NoOpCommandfor the failed sequence number: https://github.com/atomix/copycat/blob/master/client/src/main/java/io/atomix/copycat/client/session/ClientSessionSubmitter.java#L296-L302
ServerSessionContextis the one that is in 235 when, after the leader change, it should go back to 234
commandSequenceonly seems to get updated at
ServerSessionContext::apply(CommandEntry entry). Which only goes up?
235, that should indicate that commands
0-234have been commmitted as well.
commandSequenceis only ever updated inside
ServerStateMachine, and only entries that have been committed are applied to
ServerStateMachineand will therefore not be lost. If a leader change occurs, then the new leader should have any entries that have been applied on the old leader.
Applying ConnectEntry[index=634, term=2,
Applying CommandEntry[index=634, term=1, session=8, sequence=235,
AppendRequestfrom the leader for term 2 to the leader for term 1 was not handled correctly - the leader for term 1 didn't truncate its log and replace the entries. That's a huge find. I'll poke around some more and try to track down where that happened. I should be able to deduce the state of the server from these logs
AppendRequestfrom the leader for term 2 which causes
634to be committed. I think the bug should ultimately be fairly easy to track down now...
Received AppendRequest[term=2, leader=-1408161302, logIndex=632, logTerm=1, entries=, commitIndex=634, globalIndex=632]
So, the problem is indeed in how followers handle
AppendRequest. What the follower (and former leader) had in its log - entries from term 1 up to index 634 - allowed the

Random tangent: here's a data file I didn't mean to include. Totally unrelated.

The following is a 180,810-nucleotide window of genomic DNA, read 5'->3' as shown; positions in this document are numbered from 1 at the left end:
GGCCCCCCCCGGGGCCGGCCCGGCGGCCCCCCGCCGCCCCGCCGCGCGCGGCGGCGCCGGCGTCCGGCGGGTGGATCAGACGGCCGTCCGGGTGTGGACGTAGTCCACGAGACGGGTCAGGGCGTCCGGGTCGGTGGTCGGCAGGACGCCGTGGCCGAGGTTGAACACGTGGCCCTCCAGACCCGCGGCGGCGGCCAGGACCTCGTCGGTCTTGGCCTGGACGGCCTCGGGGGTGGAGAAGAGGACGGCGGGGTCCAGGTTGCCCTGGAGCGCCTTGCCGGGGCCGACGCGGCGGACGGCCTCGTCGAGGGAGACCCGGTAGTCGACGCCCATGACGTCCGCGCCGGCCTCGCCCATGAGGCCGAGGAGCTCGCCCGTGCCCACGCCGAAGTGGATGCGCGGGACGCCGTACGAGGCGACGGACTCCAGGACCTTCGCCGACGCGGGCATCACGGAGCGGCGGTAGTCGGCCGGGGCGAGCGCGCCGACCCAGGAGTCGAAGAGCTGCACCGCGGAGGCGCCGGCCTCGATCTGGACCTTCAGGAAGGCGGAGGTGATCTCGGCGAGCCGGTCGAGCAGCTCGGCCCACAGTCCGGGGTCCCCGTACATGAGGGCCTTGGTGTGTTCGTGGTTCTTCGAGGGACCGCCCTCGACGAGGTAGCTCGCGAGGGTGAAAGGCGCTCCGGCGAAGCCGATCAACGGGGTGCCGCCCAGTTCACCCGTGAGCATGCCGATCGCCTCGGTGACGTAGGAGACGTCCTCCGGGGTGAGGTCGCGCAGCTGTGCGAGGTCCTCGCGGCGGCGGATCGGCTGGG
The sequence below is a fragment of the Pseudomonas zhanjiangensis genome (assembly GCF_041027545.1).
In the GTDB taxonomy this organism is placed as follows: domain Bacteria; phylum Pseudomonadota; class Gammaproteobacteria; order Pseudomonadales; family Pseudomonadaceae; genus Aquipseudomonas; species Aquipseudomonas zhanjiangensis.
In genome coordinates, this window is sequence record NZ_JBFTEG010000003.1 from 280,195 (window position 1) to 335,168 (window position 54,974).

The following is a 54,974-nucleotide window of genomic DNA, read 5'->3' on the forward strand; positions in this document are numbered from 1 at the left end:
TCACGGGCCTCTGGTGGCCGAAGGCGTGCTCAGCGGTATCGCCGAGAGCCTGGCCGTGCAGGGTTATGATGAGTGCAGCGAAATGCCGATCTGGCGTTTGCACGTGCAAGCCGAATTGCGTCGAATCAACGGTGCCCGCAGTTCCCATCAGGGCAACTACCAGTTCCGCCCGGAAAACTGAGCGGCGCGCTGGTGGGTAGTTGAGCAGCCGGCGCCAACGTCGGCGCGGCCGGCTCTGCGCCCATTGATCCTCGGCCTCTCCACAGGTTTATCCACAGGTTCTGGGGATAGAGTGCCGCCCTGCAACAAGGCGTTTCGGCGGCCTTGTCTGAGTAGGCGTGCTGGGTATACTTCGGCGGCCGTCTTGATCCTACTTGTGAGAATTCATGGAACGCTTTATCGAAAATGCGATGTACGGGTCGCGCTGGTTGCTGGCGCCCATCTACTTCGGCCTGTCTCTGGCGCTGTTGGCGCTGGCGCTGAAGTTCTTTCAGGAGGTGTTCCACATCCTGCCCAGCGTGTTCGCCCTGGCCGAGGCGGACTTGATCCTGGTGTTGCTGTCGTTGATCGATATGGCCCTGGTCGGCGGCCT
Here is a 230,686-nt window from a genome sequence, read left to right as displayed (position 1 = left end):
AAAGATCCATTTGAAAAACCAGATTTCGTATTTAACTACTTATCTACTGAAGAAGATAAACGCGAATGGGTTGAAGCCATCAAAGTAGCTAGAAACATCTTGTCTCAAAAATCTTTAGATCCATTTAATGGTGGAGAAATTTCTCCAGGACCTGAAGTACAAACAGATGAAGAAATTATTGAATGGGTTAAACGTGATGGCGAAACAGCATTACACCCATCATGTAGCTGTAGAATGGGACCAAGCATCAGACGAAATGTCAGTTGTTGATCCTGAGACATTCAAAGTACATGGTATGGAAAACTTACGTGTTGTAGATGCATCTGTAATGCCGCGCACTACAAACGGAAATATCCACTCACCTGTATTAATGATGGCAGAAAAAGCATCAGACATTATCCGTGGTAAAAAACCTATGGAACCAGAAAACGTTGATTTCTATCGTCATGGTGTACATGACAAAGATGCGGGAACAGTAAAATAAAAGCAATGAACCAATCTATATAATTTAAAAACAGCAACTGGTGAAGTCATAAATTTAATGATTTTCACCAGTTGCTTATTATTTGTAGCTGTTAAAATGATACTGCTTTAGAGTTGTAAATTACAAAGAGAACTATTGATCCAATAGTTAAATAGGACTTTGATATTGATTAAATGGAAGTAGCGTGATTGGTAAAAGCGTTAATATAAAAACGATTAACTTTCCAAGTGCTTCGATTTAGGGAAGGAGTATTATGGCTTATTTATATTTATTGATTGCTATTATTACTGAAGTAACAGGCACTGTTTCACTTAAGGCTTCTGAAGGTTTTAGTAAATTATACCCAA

AppendRequest consistent checks to succeed, but because the request didn't contain any entries the follower kept the entries that were already in its log. The follower then commits those entries and applies them: https://github.com/atomix/copycat/blob/master/server/src/main/java/io/atomix/copycat/server/state/PassiveState.java#L210
There are a couple potential solutions here. First, the follower could truncate its log regardless of whether the leader sent any entries. That's probably the safest solution. Otherwise, the follower perhaps could not update its commitIndex beyond what the leader sent in that request. In other words,
setCommitIndex(Math.min(request.commitIndex(), lastEntryIndex)) but I have to explore whether that could negatively affect any other usage of
commitIndex. It should be fine.
Going to think a bit about the impact of either of these solutions and submit a PR
It seems to me the only good way this can really be tested reliably is sort of in a vacuum… by setting up a single server and mocking communication with it to/from other servers.
It’s possible we could set up a
TestTransportfor tests which allows you to cut off connections to simulate partitions. I used to have something like that. Then you would cut off the leader’s connections to other servers, submit a command to the leader, wait for another leader to get elected, then resubmit the command. But then the question is what the assertion becomes. Are you asserting that the logs up to the commit index on each server are consistent? I think that’s starting to get into building a sort of fuzzy testing framework for Copycat